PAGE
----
CYBER NINJAS v. HON. HANNAH, et al.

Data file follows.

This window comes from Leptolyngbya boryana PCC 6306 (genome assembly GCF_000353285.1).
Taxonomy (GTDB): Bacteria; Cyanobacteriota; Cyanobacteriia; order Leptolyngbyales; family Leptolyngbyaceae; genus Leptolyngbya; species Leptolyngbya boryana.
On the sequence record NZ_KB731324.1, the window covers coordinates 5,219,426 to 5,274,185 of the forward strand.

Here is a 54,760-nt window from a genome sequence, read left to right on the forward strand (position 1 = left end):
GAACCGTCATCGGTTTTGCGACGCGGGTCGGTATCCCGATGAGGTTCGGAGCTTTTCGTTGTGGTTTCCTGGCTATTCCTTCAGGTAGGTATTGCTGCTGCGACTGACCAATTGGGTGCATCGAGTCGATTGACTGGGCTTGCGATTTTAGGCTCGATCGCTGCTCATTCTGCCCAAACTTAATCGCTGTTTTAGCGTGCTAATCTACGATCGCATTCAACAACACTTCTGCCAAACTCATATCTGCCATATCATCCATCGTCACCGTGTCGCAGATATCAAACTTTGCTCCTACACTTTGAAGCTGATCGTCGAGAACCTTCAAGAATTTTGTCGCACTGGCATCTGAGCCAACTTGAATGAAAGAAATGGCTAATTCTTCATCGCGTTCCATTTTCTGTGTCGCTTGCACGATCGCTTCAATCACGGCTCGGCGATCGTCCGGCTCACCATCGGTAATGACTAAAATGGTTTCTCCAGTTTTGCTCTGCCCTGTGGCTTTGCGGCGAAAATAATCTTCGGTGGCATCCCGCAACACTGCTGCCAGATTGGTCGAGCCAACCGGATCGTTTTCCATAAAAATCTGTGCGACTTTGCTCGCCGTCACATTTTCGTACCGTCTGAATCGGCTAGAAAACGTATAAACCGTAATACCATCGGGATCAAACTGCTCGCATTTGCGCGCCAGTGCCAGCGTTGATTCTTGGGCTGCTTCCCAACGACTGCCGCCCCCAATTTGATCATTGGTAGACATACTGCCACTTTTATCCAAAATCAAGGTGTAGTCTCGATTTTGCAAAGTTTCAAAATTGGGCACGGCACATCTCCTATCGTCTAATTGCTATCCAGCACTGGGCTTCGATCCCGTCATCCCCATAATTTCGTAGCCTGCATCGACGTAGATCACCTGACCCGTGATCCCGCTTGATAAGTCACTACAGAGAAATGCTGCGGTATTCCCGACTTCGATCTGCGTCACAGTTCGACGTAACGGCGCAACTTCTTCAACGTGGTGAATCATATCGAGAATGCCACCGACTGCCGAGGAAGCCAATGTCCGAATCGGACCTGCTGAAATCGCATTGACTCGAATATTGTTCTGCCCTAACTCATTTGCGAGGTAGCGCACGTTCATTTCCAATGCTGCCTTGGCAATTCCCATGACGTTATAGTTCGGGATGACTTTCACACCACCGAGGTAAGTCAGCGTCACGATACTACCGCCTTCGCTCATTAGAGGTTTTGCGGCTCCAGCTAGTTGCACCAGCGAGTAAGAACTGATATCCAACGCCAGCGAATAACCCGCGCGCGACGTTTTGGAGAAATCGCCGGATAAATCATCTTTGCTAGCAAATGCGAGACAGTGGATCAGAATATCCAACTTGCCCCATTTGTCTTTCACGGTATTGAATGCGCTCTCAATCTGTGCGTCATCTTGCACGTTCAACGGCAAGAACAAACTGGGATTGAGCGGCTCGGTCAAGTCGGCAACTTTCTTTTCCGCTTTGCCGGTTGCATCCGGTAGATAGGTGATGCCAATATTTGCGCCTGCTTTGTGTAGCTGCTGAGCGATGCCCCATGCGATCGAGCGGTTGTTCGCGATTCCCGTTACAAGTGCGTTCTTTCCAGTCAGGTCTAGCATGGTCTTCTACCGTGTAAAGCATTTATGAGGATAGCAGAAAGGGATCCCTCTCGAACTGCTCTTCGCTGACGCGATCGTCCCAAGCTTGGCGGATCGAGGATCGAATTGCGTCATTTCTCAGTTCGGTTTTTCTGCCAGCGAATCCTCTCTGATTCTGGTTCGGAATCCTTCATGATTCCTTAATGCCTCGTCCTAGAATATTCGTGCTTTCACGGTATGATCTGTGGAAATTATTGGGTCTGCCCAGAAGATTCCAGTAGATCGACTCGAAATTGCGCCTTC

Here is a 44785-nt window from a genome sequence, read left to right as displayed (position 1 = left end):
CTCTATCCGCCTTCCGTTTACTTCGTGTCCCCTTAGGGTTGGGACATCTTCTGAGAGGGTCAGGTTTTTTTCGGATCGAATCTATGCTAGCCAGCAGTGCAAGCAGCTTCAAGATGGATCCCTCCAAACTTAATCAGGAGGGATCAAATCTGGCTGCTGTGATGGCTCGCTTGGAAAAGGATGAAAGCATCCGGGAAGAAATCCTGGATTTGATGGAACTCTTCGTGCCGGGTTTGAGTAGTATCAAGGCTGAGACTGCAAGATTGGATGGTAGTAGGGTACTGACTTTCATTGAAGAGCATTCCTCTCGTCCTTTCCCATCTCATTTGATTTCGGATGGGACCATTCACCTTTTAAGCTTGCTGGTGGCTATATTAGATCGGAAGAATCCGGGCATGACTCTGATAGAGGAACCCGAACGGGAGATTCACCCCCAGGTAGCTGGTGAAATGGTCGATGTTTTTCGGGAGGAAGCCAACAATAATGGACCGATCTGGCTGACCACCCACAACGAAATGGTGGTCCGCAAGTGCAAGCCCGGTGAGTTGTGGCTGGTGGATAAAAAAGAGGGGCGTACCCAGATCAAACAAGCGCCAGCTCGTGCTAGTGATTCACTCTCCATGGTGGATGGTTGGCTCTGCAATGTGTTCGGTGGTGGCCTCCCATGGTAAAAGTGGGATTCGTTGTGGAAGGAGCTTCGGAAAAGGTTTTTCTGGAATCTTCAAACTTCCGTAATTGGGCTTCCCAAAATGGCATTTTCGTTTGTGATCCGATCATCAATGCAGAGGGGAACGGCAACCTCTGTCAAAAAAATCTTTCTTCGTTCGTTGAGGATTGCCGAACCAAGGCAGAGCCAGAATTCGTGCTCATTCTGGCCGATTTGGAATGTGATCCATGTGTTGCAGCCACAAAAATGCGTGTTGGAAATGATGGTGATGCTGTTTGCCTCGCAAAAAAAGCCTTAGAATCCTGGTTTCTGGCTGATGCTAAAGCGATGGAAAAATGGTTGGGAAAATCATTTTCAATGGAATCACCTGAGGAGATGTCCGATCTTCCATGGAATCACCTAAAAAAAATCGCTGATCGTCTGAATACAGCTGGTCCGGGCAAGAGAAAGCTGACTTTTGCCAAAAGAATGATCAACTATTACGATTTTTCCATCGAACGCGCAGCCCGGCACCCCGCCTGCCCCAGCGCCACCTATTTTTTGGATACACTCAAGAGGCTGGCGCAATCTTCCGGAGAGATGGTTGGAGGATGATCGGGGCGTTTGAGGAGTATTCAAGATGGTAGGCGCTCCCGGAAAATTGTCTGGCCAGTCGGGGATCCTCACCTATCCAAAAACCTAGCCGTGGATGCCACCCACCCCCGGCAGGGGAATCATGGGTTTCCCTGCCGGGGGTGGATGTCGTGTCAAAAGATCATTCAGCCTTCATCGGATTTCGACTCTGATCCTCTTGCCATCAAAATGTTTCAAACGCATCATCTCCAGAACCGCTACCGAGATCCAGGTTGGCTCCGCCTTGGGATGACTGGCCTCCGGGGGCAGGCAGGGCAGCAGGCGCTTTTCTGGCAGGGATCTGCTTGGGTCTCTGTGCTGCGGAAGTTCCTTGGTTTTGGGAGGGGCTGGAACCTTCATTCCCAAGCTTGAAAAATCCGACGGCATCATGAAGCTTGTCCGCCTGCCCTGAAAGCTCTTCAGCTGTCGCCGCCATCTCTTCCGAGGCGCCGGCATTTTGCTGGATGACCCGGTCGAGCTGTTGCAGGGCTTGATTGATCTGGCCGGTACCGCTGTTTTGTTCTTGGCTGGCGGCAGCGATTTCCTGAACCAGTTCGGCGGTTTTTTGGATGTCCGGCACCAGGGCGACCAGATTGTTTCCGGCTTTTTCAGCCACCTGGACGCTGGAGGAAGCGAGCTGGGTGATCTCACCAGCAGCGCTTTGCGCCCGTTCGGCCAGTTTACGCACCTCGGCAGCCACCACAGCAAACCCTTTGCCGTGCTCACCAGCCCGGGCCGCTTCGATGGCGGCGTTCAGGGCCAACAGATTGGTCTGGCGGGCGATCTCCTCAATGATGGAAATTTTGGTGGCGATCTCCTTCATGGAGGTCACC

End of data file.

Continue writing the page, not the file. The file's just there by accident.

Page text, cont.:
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NOTICE: NOT FOR OFFICIAL PUBLICATION. UNDER ARIZONA RULE OF THE SUPREME COURT 111(c), THIS DECISION IS NOT PRECEDENTIAL AND MAY BE CITED ONLY AS AUTHORIZED BY RULE. IN THE ARIZONA COURT OF APPEALS DIVISION ONE CYBER NINJAS, INC., Petitioner, v. THE HONORABLE JOHN HANNAH, Judge of the SUPERIOR COURT OF THE STATE OF ARIZONA, in and for the County of MARICOPA, Respondent Judge, PHOENIX NEWSPAPERS, INC., an Arizona corporation, and KATHY TULUMELLO; ARIZONA STATE SENATE, a public body of the State of Arizona; KAREN FANN, in her official capacity as President of the Arizona State Senate; WARREN PETERSEN, in his official capacity as the Chairman of the Arizona Senate Committee on the Judiciary; SUSAN ACEVES, in her official capacity as Secretary of the Arizona State Senate, Real Parties in Interest. No. 1 CA-SA 21-0173 FILED 11-9-2021 Petition for Special Action from the Superior Court in Maricopa County No. LC2021-000180-001 The Honorable John Hannah, Judge JURISDICTION ACCEPTED; RELIEF DENIED COUNSEL Wilenchik & Bartness, P.C., Phoenix By Dennis I. Wilenchik, John D. Wilenchik, Jordan C. Wolff Counsel for Cyber Ninjas, Inc. Ballard Spahr LLP, Phoenix By David Jeremy Bodney, Craig Hoffman, Matthew E. Kelley Counsel for Real Parties in Interest Phoenix Newspapers, Inc. and Kathy Tulumello Statecraft PLLC, Phoenix By Kory A. Langhofer, Thomas J. Basile Counsel for Real Parties in Interest Arizona State Senate, Karen Fann, Warren Petersen, and Susan Aceves MEMORANDUM DECISION Judge Maria Elena Cruz delivered the decision of the Court, in which Acting Presiding Judge David B. Gass and Judge Randall M. Howe joined. C R U Z, Judge: ¶1 Petitioner Cyber Ninjas, Inc. (“Cyber Ninjas”) seeks relief from the superior court’s order denying its motion to dismiss the special action complaint filed against it by Phoenix Newspapers, Inc. and Kathy Tulumello (collectively “PNI”). For the following reasons, we accept jurisdiction but deny relief. FACTUAL AND PROCEDURAL HISTORY ¶2 The Arizona Senate initiated an audit of voting equipment used and ballots cast in Maricopa County in the 2020 general election, and it retained Cyber Ninjas, a private corporation, to serve as its primary vendor for that audit. Cyber Ninjas then hired multiple private companies to assist it in the audit. ¶3 In June 2021, the Arizona Republic, published by Phoenix Newspapers, Inc., served a request on Cyber Ninjas to inspect documents relating to the audit. The newspaper asserted the documents were public records subject to inspection under Arizona’s Public Records Law (“PRL”), Chapter 1 of Title 39, Arizona Revised Statutes (“A.R.S”). Cyber Ninjas did not produce any records to the Arizona Republic in response to its request. ¶4 PNI then filed a statutory special action under the PRL against Cyber Ninjas, the Senate, Senate President Karen Fann and other Senate 2 CYBER NINJAS v. HON. HANNAH, et al. Decision of the Court officials. Cyber Ninjas moved to dismiss the complaint, which the superior court denied. Citing A.R.S. § 39-121.02, the court ordered Cyber Ninjas to produce copies of public records related to the audit in its possession, custody, or control. Cyber Ninjas then petitioned for special action seeking relief from: (1) the superior court’s denial of its motion to dismiss and (2) the order to produce any public records directly to PNI. At Cyber Ninjas’ request, we temporarily stayed the superior court’s order that it produce all documents directly to PNI.1 SPECIAL ACTION JURISDICTION ¶5 Special action review is generally appropriate if a party has no “equally plain, speedy, and adequate remedy by appeal.” Ariz. R.P. Spec. Act. 1(a); see generally Sw. Gas Corp. v. Irwin, 229 Ariz. 198, 201, ¶¶ 5-7 (App. 2012). Our decision to accept special action jurisdiction is discretionary and is “appropriate in matters of statewide importance, issues of first impression, cases involving purely legal questions, or issues that are likely to arise again.” State v. Superior Court (Landeros), 203 Ariz. 46, 47, ¶ 4 (App. 2002). ¶6 Here, the issues raised in the petition are pure questions of law and are of statewide importance. Accordingly, we accept special action jurisdiction. DISCUSSION ¶7 This case presents a question of statutory interpretation, which we review de novo. McHale v. McHale, 210 Ariz. 194, 196, ¶ 7 (App. 2005). ¶8 The PRL requires “[a]ll officers and public bodies” to “maintain all records . . . reasonably necessary or appropriate to maintain an accurate knowledge of their official activities and of any of their activities that are supported by monies from this state or any political subdivision of The Senate is not a party to this special action proceeding from the superior court’s ruling against Cyber Ninjas. We note that, as a consequence of our ruling in Fann v. Kemp, 1 CA-SA 21-0141, 2021 WL 3674157 (Ariz. App. Aug. 19, 2021) (mem. decision), the Senate has formally asked Cyber Ninjas to produce to the Senate certain documents relating to the audit that remain in Cyber Ninjas’ possession. Per the parties’ agreement, we ordered Cyber Ninjas to promptly begin processing the Senate’s request to disclose those documents to the Senate for it to review on an ongoing basis. 1 3 CYBER NINJAS v. HON. HANNAH, et al. Decision of the Court this state.” A.R.S. § 39-121.01(B). Arizona law imposes additional duties on those responsible for public records. For example, “[e]ach public body shall be responsible for the preservation, maintenance and care of that body’s public records, and each officer shall be responsible for the preservation, maintenance and care of that officer’s public records.” Each public body also has a duty “to carefully secure, protect and preserve public records from deterioration, mutilation, loss or destruction . . . .” A.R.S. § 39-121.01(C). ¶9 We recently addressed a request for audit documents made to the Arizona Senate under the PRL. Fann, 1 CA-SA 21-0141, at *4-5, ¶¶ 23-25. In that case, we rejected the Senate’s contention that records relating to the audit that remain in Cyber Ninjas’ possession are not subject to the PRL and we ruled the Senate must obtain from Cyber Ninjas any records that were requested under the PRL. Id. at ¶¶ 21-25 (holding Cyber Ninjas was the Senate’s agent in performing an “important legislative function”). To be clear, and because Cyber Ninjas continues to argue to the contrary, we reiterate our holding in Fann that documents relating to the audit are public records subject to the PRL even if they are in the possession of Cyber Ninjas rather than the Senate. Id. at *4, ¶ 23. ¶10 Cyber Ninjas also argues it cannot be subject to suit under the PRL because it is not a public entity, an issue that, as PNI acknowledges, was not before this court in Fann. In support of the superior court’s ruling, PNI first argues Cyber Ninjas is subject to suit under the PRL because it is an “officer” of the Senate or a “public body.” We disagree. ¶11 follows: Section 39-121.01(A) defines “Officer” and “Public body” as A. In this article, unless the context otherwise requires: 1. “Officer” means any person elected or appointed to hold any elective or appointive office of any public body and any chief administrative officer, head, director, superintendent or chairman of any public body. 2. “Public body” means this state, any county, city, town, school district, political subdivision or tax-supported district in this state, any branch, department, board, bureau, commission, council or committee of the foregoing, and any public organization or agency, supported in whole or in part by monies from this state 4 CYBER NINJAS v. HON. HANNAH, et al. Decision of the Court or any political subdivision of this state, or expending monies provided by this state or any political subdivision of this state. A.R.S. § 39-121.01(A)(1), (2). ¶12 Cyber Ninjas has performed a public function in undertaking the audit and was paid with public funds to do so. Nevertheless, although the Senate delegated its legislative responsibilities with respect to the audit to Cyber Ninjas, Cyber Ninjas is not a “public body” or “officer” as the PRL defines those terms. Neither definition in A.R.S. § 39-121.01 encompasses a private contractor, and Cyber Ninjas cannot fairly be characterized as either. See supra ¶ 11. ¶13 PNI also argues it may obtain relief against Cyber Ninjas under the PRL because Cyber Ninjas is the sole “custodian” of documents that are public records subject to disclosure under the PRL. We agree. ¶14 As PNI contends, the PRL requires a “custodian” of public records to “promptly furnish” requested records. A.R.S. § 39-121.01(D)(1). Although the PRL does not define “custodian,” that word commonly means “[a] person or institution that has charge or custody (of a child, property, papers, or other valuables),” or “[s]omeone who carries, maintains, processes, receives, or stores a digital asset.” Black’s Law Dictionary 483 (11th ed. 2019). “Custody” means “[t]he care and control of a thing or person for inspection, preservation, or security.” Id.; W. Valley View Inc. v. Maricopa Cnty. Sheriff’s Office, 216 Ariz. 225, 229, ¶ 16 (App. 2007). ¶15 To the extent Cyber Ninjas is in sole possession of auditrelated public records because of its contract with the Senate, Cyber Ninjas has become the custodian of those records under the PRL. And as to those records, Cyber Ninjas has assumed the obligations the PRL assigns to a “custodian” of public records. Under the PRL, a person seeking public records must make its request to the “custodian” of the records. A.R.S. § 39-121.01(D)(1). “Access to a public record is deemed denied if a custodian fails to promptly respond to a request for production of a public record.” A.R.S. § 39-121.01(E). ¶16 In the event a custodian of public records refuses a request for those records, the person denied access “may appeal the [custodian’s] denial through a special action in the superior court, pursuant to the rules of procedure for special actions against the officer or public body.” A.R.S. § 39-121.02(A). As noted, PNI’s special action complaint also properly named the Senate and various Senate officials. Although the PRL does not 5 CYBER NINJAS v. HON. HANNAH, et al. Decision of the Court specify that a suit for damages may be brought against a custodian of public records, see A.R.S. § 39-121.02(C), in these circumstances, nothing prevents a party from joining a custodian of records as a party to a statutory special action under the PRL. See Ariz. R.P. Spec. Act. 2(a)(1), (b) (court may order joinder of persons2 other than the “body, officer or person against whom relief is sought.”). See also Arpaio v. Citizen Publ’g Co., 221 Ariz. 130, 133, ¶ 10 n.4 (App. 2008); Gerow v. Covill, 192 Ariz. 9, 14, ¶ 21 (App. 1998) (citing Ariz. R. Civ. P. 19(a)(1)(A) (where feasible, joinder may be required of a person “if, in that person’s absence, the court cannot accord complete relief among existing parties.”)). ¶17 Here, Cyber Ninjas was properly joined as a necessary party in PNI’s special action because, even though it is a private company, as a contractor and agent of the Senate, it is alleged to be the sole custodian of records pertaining to the audit that are subject to disclosure under the PRL. In other words, joinder of Cyber Ninjas is necessary only because the Senate does not have the public records that are in Cyber Ninjas’ custody. Under the unusual facts of this case, the custodian necessarily must be joined. Cyber Ninjas would not be a necessary party if it had turned over the public records requested by the Senate—it is a necessary party by its own actions. ¶18 To hold otherwise would circumvent the PRL’s purpose, which “exists to allow citizens to be informed about what their government is up to.” Scottsdale Unified Sch. Dist. 48 of Maricopa Cnty. v. KPNX Broad. Co., 191 Ariz. 297, 302-03, ¶ 21 (1998) (citation and internal quotation marks omitted). We noted in Fann that “[t]he requested records are no less public records simply because they are in the possession of a third party, Cyber Ninjas.” 1 CA-SA 21-0141, at *4, ¶ 23. In Forum Publishing Co. v. City of Fargo, 391 N.W.2d 169 (N.D. 1986), the city of Fargo contracted a consulting firm to assist in the search of a new city chief of police. Id. at 170. A publishing company obtained a writ of mandamus from the District Court ordering the city to deliver applications and records disclosing the names and qualifications of applicants. Id. The city appealed. Id. In affirming the issuance of the writ of mandamus the North Dakota Supreme Court aptly observed: We do not believe the open-record law can be circumvented by the delegation of a public duty to a third party, and these documents are not any less a public record simply because they were in possession of PDI. . . . [The] purpose of the openSection 1-215(29) defines “person” as “a corporation, company, partnership, firm, association or society, as well as a natural person.” 2 6 CYBER NINJAS v. HON. HANNAH, et al. Decision of the Court record law would be thwarted if we were to hold that documents so closely connected with public business but in the possession of an agent or independent contractor of the public entity are not public records. Id. at 172. ¶19 Cyber Ninjas argues that the logic of the superior court’s order would open the files of all government contractors to public inspection. We need not decide the extent to which the PRL applies to businesses that contract with the government to provide ordinary goods or services that government regularly purchases for the public. Contrary to Cyber Ninjas’ contention, our ruling does not mean that construction companies and office-supply vendors will have to rush to establish new “public records” departments. “Only documents with a substantial nexus to government activities qualify as public records.” Lake v. City of Phoenix, 222 Ariz. 547, 549, ¶ 8 (2009) (citation and internal quotation marks omitted). Here, the Senate’s decision to undertake the audit was premised on its oversight authority, an important legislative function, which it then entirely outsourced to Cyber Ninjas and its subvendors. Nothing in the superior court’s order or in this decision imposes obligations under the PRL on contractors that provide ordinary goods or services to the government. ¶20 In sum, the superior court did not err in determining that PNI properly joined Cyber Ninjas, the custodian of audit records subject to the PRL, when it filed a statutory special action to compel disclosure of those records. As noted above, we understand the Senate has asked Cyber Ninjas to turn over to the Senate certain documents related to the audit. To the extent Cyber Ninjas fails to deliver to the Senate any audit documents requested by PNI, it must “promptly furnish” those records directly to PNI. See A.R.S. § 39-121.01(D)(1). As the superior court ordered, the Senate and Cyber Ninjas may confer about which public records in the possession, custody, or control of either party should be withheld based on a purported privilege or for any other legal reason. ¶21 PNI requests attorneys’ fees and costs incurred in responding to the petition under A.R.S. §§ 39-121.02(B), 12-341, -342, and Ariz. R.P. Spec. Act. 4(g). Because PNI has substantially prevailed, we award it its reasonable costs and attorneys’ fees upon compliance with ARCAP 21 and Ariz. R.P. Spec. Act. 4(g). 7 CYBER NINJAS v. HON. HANNAH, et al. Decision of the Court CONCLUSION ¶22 For the foregoing reasons we accept jurisdiction, deny relief and lift the stay of proceedings previously issued regarding the superior court’s August 24, 2021 order. AMY M. WOOD • Clerk of the Court FILED: AA 8